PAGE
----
The organization has been at work for over twenty years with the objective of “protecting human health and the environment...[and motivating] consumer choice and civic action with its game-changing investigations and research on toxics and environmental health, food and agriculture, and water and energy,” according to the EWG site.
For the personal care industry, that means this group is taking note and taking action on ingredients it believes negatively impact consumers and/or the environment whether or not those materials are regulated by government or industry standards.
Sign on the dotted line
Last year the EWG launched an online petition, gathering signatures in support of its initiative to remove “toxic chemicals” from cosmetics and personal care products on the market. This particular petition was addressed to both Revlon and L’Oreal.
A handful of ingredients that the group asked Revlon and L’Oreal to remove were listed by name: DMDM Hydantoin and/or Quaternium-15; Butylparaben; Isopropylparaben; Isobutylparaben; and Propylparaben. “While other companies are reformulating their products to remove these chemicals, you are continuing to put your customers at risk. Enough is enough. Remove dangerous hormone disruptors and formaldehyde releasers from your products,” the online petition reads.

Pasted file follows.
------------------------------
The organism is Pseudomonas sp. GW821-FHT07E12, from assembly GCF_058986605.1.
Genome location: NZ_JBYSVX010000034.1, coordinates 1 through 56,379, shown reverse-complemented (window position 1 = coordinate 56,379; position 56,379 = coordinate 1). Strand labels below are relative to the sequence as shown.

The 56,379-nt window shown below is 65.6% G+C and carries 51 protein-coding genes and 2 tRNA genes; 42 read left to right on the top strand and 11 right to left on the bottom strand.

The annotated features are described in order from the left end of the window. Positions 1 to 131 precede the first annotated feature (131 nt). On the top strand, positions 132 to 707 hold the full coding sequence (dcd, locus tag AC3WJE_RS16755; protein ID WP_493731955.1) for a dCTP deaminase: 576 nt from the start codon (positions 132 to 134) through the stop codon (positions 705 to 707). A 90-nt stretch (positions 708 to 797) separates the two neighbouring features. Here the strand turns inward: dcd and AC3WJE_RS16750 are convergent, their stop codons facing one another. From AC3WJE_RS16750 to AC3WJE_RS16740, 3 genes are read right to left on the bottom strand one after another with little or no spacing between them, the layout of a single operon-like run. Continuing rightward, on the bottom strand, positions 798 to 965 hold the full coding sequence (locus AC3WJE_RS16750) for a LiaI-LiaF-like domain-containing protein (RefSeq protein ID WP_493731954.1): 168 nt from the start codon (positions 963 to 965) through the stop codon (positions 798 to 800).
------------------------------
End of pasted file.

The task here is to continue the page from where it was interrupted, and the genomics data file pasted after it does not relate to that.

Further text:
This sort of public pressure from thousands of likely consumers, backed by a prominent organization, is likely to inspire big beauty brands to rethink their dependence on conventional chemical formulations.
The beauty brand is indeed reformulating a personal care product previously made with butylparaben, according to the EWG’s press release. And Revlon has already completely removed some of the chemicals in question—isobutylparaben, isopropylparaben, and the formaldehyde releaser DMDM hydantoin— from its products and will soon stop using quaternium-15 too.
“We are pleased that Revlon has acted to remove these toxic ingredients,” said Heather White, EWG executive director. “Long-chain parabens and formaldehyde-releasing chemicals have no place in everyday cosmetic products. We applaud Revlon for taking these important steps and hope that other companies will follow Revlon’s lead by reformulating their products to remove chemicals that have been linked to serious health problems.”
The year for change
2015 will see more steps by cosmetic industry players for the EWG to applaud. By 2016 the Food and Drug Administration plans to issue new rules regarding triclosan. And major personal care brands, including Johnson & Johnson, P&G, Colgate-Palmolive and Avon have undertaken to discontinue several chemicals that are of concern to industry associations and consumer groups.
Avon, in particular, was proud to be at work “identifying alternatives or changing formulations for the small number of existing products that had included [triclosan] among their ingredients,” Jennifer Vargas, representing the company, said in spring of 2014 when plans were announced to phase the chemical out.